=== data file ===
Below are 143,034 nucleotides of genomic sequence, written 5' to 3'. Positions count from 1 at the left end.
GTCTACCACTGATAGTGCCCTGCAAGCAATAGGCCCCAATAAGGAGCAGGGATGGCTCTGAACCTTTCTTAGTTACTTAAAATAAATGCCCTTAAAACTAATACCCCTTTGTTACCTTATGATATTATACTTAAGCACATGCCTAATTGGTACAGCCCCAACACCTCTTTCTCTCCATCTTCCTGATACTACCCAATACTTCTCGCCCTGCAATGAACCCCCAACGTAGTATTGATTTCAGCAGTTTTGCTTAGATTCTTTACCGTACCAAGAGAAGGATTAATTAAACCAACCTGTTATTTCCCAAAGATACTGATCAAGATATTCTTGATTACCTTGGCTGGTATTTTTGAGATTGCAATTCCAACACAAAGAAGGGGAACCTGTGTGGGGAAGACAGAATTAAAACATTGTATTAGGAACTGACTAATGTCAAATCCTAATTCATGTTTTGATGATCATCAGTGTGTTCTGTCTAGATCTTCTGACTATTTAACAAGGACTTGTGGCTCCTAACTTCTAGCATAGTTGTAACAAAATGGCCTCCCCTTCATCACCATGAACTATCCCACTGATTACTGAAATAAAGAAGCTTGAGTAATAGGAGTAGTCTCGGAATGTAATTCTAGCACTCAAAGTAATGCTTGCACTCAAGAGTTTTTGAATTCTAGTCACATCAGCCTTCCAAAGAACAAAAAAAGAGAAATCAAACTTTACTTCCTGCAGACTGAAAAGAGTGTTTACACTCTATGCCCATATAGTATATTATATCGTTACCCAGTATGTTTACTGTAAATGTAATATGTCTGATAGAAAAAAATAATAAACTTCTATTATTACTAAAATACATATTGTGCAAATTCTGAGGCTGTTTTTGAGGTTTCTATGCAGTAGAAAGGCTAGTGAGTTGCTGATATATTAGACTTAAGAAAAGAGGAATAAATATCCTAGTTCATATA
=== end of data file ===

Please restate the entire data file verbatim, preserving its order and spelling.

Below are 143,034 nucleotides of genomic sequence, written 5' to 3'. Positions count from 1 at the left end.
GTCTACCACTGATAGTGCCCTGCAAGCAATAGGCCCCAATAAGGAGCAGGGATGGCTCTGAACCTTTCTTAGTTACTTAAAATAAATGCCCTTAAAACTAATACCCCTTTGTTACCTTATGATATTATACTTAAGCACATGCCTAATTGGTACAGCCCCAACACCTCTTTCTCTCCATCTTCCTGATACTACCCAATACTTCTCGCCCTGCAATGAACCCCCAACGTAGTATTGATTTCAGCAGTTTTGCTTAGATTCTTTACCGTACCAAGAGAAGGATTAATTAAACCAACCTGTTATTTCCCAAAGATACTGATCAAGATATTCTTGATTACCTTGGCTGGTATTTTTGAGATTGCAATTCCAACACAAAGAAGGGGAACCTGTGTGGGGAAGACAGAATTAAAACATTGTATTAGGAACTGACTAATGTCAAATCCTAATTCATGTTTTGATGATCATCAGTGTGTTCTGTCTAGATCTTCTGACTATTTAACAAGGACTTGTGGCTCCTAACTTCTAGCATAGTTGTAACAAAATGGCCTCCCCTTCATCACCATGAACTATCCCACTGATTACTGAAATAAAGAAGCTTGAGTAATAGGAGTAGTCTCGGAATGTAATTCTAGCACTCAAAGTAATGCTTGCACTCAAGAGTTTTTGAATTCTAGTCACATCAGCCTTCCAAAGAACAAAAAAAGAGAAATCAAACTTTACTTCCTGCAGACTGAAAAGAGTGTTTACACTCTATGCCCATATAGTATATTATATCGTTACCCAGTATGTTTACTGTAAATGTAATATGTCTGATAGAAAAAAATAATAAACTTCTATTATTACTAAAATACATATTGTGCAAATTCTGAGGCTGTTTTTGAGGTTTCTATGCAGTAGAAAGGCTAGTGAGTTGCTGATATATTAGACTTAAGAAAAGAGGAATAAATATCCTAGTTCATATA